Hiroshima by John Hersey
Perhaps one of the most famous books every published, when it first appeared in The New Yorker, and was the only article in that issues, Hiroshima was the first indication that many people got about just how devastating nuclear weapons were. And the book is both harrowing and horrifying and is, in my opinion, all the more powerful for the fact that Hersey doesn't indulge in condemnation or make ethical judgements; he just lays out the stories of the people he interviewed plain and simple.
What most emerges from it is just the confusion. Nobody seems to know what’s happening or what to do. So they just stumble around and try and survive. After the dramatic detonation of the bomb itself, which Hersey never describes but only indirectly recounts from the interviewees experiences of it (light and noise and destruction) giving it a greater, almost mystical power, than an actual account would have done, the haunting images arrive just from such confusion. The people congregating in the grounds of a rich man’s house, near the river, with the children alternating between crying and playing; Dr Sasaki working for three days straight as lines of burnt and bloodied people make their way to the hospital and he does the best he can to help them, on his own for the most part until some more doctors arrive. Toshiko Sasaki stuck for days after a bookcase collapses on her leg, breaking it, and then receiving no treatment for it for weeks leaving her crippled; Kleinsorge’s friend running into the fires of the city, believing that he must immolate himself, and the Father stumbling around the city trying to help others; Tanimoto ferrying people back and forth across the river.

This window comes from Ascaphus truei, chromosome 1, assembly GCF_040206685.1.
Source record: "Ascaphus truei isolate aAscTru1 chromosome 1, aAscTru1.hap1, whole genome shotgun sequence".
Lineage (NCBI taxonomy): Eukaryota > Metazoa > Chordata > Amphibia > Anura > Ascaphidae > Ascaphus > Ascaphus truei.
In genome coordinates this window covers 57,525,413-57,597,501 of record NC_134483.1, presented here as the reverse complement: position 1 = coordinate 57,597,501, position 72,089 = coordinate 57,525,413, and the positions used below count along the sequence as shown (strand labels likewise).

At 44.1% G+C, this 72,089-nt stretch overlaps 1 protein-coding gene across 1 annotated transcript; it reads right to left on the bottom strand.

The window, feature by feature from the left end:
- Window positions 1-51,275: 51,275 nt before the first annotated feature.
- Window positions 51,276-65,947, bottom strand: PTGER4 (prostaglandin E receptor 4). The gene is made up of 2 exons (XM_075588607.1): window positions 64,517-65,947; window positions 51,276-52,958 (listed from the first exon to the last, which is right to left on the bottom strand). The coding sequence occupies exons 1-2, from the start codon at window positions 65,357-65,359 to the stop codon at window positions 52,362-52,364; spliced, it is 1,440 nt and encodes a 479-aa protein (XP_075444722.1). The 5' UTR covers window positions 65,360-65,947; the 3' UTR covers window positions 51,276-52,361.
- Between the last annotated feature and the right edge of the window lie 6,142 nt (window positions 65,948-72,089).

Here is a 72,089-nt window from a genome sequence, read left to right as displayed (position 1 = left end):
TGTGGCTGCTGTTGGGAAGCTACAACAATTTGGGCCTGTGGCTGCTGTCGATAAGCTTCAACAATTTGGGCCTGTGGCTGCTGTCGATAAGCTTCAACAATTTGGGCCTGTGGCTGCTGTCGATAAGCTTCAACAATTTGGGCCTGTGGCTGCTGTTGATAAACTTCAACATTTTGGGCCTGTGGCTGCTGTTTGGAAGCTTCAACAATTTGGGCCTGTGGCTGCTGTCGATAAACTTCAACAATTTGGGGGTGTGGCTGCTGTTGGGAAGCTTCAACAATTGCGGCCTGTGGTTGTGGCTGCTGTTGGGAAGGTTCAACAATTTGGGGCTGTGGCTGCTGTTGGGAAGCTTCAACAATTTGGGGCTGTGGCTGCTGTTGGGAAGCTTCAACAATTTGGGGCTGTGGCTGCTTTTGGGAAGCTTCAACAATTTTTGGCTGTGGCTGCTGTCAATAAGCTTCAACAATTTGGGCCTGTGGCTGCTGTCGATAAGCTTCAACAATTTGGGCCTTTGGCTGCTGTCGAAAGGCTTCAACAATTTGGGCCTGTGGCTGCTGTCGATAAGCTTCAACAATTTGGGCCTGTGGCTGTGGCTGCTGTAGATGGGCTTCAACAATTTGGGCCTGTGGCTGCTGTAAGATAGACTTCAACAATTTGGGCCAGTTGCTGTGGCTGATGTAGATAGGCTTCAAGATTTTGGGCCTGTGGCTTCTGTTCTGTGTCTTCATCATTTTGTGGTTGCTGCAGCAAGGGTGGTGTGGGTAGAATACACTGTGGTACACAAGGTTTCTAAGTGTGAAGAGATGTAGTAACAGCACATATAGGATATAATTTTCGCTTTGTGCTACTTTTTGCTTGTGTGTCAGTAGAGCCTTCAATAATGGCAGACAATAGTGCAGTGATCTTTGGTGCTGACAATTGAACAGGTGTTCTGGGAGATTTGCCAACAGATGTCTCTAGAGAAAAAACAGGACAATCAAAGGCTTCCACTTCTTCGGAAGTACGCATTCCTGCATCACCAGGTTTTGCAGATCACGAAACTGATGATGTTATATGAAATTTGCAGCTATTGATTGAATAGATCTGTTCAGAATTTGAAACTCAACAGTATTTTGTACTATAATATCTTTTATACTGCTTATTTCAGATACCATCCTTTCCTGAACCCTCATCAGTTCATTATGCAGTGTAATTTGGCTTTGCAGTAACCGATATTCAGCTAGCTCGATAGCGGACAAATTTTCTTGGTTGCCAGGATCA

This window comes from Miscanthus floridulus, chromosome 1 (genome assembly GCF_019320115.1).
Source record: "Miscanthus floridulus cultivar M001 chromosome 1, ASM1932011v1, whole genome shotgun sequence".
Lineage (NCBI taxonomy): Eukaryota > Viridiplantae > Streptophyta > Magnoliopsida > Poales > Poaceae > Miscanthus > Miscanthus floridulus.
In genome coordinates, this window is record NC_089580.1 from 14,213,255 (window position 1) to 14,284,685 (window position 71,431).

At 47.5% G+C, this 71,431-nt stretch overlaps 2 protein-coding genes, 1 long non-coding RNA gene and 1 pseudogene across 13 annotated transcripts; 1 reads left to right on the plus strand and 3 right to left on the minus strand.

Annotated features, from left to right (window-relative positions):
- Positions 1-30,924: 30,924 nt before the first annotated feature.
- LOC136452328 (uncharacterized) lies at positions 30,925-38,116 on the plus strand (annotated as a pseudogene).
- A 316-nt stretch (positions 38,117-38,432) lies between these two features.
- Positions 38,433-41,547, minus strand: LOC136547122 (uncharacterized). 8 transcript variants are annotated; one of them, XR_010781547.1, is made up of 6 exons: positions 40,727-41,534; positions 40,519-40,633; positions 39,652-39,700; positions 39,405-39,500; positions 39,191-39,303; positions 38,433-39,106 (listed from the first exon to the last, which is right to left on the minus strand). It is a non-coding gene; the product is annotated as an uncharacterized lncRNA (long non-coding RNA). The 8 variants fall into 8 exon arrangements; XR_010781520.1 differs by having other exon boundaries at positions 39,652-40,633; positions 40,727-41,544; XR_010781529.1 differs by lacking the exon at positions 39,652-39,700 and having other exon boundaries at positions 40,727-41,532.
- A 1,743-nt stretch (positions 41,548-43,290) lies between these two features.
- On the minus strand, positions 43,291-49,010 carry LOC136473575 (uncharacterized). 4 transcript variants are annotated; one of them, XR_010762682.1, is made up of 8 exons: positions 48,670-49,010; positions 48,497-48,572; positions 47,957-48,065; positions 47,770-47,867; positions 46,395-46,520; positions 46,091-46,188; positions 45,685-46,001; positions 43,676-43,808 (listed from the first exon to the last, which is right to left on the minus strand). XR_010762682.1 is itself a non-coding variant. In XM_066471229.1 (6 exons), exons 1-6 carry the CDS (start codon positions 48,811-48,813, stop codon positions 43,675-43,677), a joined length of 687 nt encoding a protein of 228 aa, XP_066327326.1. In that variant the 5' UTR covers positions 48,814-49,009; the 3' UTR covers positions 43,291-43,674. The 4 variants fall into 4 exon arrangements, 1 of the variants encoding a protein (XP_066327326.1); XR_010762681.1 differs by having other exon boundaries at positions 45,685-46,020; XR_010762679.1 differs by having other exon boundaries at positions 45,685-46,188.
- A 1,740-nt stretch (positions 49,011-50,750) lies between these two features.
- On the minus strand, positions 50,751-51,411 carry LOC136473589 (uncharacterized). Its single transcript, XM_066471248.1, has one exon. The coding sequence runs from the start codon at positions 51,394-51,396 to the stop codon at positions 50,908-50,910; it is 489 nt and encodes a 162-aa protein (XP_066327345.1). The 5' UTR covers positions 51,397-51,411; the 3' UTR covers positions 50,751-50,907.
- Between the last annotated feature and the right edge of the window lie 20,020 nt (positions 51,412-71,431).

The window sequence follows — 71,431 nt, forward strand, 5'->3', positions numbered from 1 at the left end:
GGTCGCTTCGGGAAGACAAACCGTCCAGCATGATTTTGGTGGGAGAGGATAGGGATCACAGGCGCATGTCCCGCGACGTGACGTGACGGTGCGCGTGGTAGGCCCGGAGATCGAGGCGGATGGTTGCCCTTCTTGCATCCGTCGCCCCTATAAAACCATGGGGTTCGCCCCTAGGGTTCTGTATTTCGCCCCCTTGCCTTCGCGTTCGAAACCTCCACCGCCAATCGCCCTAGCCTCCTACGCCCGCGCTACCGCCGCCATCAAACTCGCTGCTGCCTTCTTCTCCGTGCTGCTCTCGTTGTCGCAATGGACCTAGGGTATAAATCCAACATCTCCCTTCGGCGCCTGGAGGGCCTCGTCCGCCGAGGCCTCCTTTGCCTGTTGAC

The images crafted are all simple, in truth. The people are getting along with surviving in the aftermath and do so fairly quickly. Rumours about what happened are exchanged, with everyone more or less left out of the loop; when the end of the war comes what they’re most surprised about, and cheered about, is for the first time hearing the Emperor’s voice. But against the background of devastation the work, the people, the images, all of them feel eerie and strange. Like watching things at twilight, there’s just something off about it. That all that devastation was caused by one bomb is a sobering and powerful thought, and the narratives combine to create a real sense of the terrifying impact that it had.
Hiroshima is a powerful book. It conveys a strong message of the magnitude of what nuclear weapons can do, and leaves a series of horrifying and haunting images. Whatever your view of nuclear weapons, this is essential reading and arguably a prerequisite for taking part in the debate.
(Note: the version of the book I read was the Penguin Classics edition republished to commemorate the 60th anniversary of World War II. It is the complete book, as originally published, but there is another version that contains an afterword that follows up the stories of each of the people interviewed for the story; the afterword itself is essentially another book on top of the first one.)
 It is worth pointing out that Hersey, as a journalist, had witnessed the atrocities of the Imperial Army in China, so was perhaps not entirely sympathetic to the Japanese.